MTN’s big drive into digital services

Mobile operators around the world are facing challenges with declining voice revenues and the threat of over-the-top (OTT) players like WhatsApp.

The rapid growth in mobile data demand, which is fuelled by the higher number of smartphones, further requires operators to invest large amounts of money to increase network capacity.

South African operators face challenges when it comes to network capacity, because of a shortage of LTE spectrum.

The government’s plan to use all unassigned spectrum for a single LTE network, and potentially take back Vodacom and MTN’s existing spectrum, is also of concern to the industry.

MyBroadband asked MTN South Africa CEO Mteto Nyati for his views on these and other matters related to the local telecoms market.

What do you think are the most pressing issues which the government should address to improve broadband access in South Africa?

The government must create a workable framework for public-private partnerships to encourage investment.

The government should remove import duties on smartphones and tablets to improve their affordability.

They must carry out a socio-economic impact assessment of the new ICT policy before taking it to parliament for legislation.

Are you concerned about the potential decline in voice revenues in the mobile market?

We are concerned about the decline in voice revenues, hence our priority is to build new revenue sources in the digital and enterprise spaces.

Falling voice revenues are not unique to MTN and is a phenomenon that affects all operators.

How much of a threat are OTT services like WhatsApp to mobile operators?

OTT services that are substitutes to our products – voice and SMS – are naturally a threat to our business. We also see them as partners as their services drive data consumption.

What are you the proudest of regarding the achievements of MTN since you took over?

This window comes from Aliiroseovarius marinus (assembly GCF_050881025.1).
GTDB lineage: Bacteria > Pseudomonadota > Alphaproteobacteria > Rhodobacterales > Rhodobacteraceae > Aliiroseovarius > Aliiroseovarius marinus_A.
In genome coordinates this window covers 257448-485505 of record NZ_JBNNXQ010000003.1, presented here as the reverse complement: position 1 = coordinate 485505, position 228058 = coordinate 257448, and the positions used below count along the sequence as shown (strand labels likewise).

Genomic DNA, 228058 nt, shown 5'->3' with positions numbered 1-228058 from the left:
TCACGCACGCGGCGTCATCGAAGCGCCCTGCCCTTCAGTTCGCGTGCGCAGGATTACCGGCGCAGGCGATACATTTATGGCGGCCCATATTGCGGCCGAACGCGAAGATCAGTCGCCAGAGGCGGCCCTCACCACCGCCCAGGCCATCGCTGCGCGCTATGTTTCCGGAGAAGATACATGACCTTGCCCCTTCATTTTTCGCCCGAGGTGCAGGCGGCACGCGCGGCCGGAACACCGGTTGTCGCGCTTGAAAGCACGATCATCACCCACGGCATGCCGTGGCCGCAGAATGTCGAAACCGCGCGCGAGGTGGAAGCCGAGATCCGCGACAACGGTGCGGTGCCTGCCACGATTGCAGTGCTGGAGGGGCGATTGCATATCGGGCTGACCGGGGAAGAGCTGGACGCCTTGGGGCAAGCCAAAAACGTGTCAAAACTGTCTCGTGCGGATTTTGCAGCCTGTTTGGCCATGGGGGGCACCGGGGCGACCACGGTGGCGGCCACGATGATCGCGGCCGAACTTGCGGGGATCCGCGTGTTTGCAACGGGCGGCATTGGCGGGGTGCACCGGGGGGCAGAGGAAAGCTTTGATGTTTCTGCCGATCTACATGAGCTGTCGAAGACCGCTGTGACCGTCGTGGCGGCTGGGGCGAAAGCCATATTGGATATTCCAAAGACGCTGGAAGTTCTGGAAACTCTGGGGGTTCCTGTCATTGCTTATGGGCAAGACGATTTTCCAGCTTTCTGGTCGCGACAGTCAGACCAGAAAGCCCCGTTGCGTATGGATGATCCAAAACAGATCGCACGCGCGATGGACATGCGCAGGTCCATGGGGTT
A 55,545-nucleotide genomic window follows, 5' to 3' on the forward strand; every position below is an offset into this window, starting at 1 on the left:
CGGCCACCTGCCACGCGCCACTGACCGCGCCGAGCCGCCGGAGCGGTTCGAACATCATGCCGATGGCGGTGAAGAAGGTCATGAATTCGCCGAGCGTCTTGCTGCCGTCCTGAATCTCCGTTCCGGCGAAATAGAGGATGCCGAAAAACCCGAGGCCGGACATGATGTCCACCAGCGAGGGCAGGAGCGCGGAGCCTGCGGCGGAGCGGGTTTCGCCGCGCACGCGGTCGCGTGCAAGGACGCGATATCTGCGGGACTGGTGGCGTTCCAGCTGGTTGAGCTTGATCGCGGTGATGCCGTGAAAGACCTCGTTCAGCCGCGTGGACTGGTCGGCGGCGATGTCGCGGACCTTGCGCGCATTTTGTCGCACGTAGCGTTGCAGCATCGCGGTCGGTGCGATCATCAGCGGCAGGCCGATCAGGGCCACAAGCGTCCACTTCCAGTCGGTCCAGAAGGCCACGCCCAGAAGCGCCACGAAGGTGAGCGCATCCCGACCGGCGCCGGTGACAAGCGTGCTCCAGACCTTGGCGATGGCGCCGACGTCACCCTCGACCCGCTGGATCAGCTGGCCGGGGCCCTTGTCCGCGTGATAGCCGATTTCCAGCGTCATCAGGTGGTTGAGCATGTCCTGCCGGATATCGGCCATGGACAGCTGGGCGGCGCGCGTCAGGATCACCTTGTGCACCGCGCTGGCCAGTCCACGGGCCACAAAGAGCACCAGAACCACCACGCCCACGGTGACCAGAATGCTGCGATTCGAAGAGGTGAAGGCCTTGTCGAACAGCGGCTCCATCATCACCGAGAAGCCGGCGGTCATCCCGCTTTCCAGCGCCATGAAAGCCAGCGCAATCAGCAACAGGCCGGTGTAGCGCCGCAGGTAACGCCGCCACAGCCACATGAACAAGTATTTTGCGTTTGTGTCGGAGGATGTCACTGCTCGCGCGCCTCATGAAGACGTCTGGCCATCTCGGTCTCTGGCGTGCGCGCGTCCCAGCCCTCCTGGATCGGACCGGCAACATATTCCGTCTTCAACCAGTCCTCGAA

At the beginning of the year, we set out to transform customer experience, i.e. quality of the network, improve service in our retail stores, reduce turnaround times in our call centres, and increase first-call resolution.

We have made significant improvements in all of these areas. We are now gaining customers in our target segments – an important measure of customer satisfaction. We have a number of customer service initiatives that are in the pipeline, we can’t wait to deliver them to our customers.

Where do you think MTN could have done better over the last few years?

Over the last few years, we could have listened more to our customers and transformed our business to delight them. Most of our customer experience initiatives are informed by the feedback we have received from our customers. We have now made it our priority to listen, even if the message hurts.

Which areas are you focussed on for future growth at MTN?

We have recently appointed Maxwell Nonge as our chief digital officer. He is leading our efforts in developing digital offerings for both consumer and enterprise customers.

The work that he is doing will help differentiate MTN in the market. He is working closely with colleagues from the Network Group, IT and forging strategic partnerships in specific industry verticals.

What keeps you awake at night regarding the local tech and telecoms industry?

The new ICT policy, in its current form, has the potential to negatively impact the industry. The good thing is that in South Africa, we always find each other. I have no doubt we will protect what we have as we build what is new.

Now read: What Vodacom, MTN, Cell C, and Telkom say about the ICT Policy White Paper

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MTN’s big drive into digital services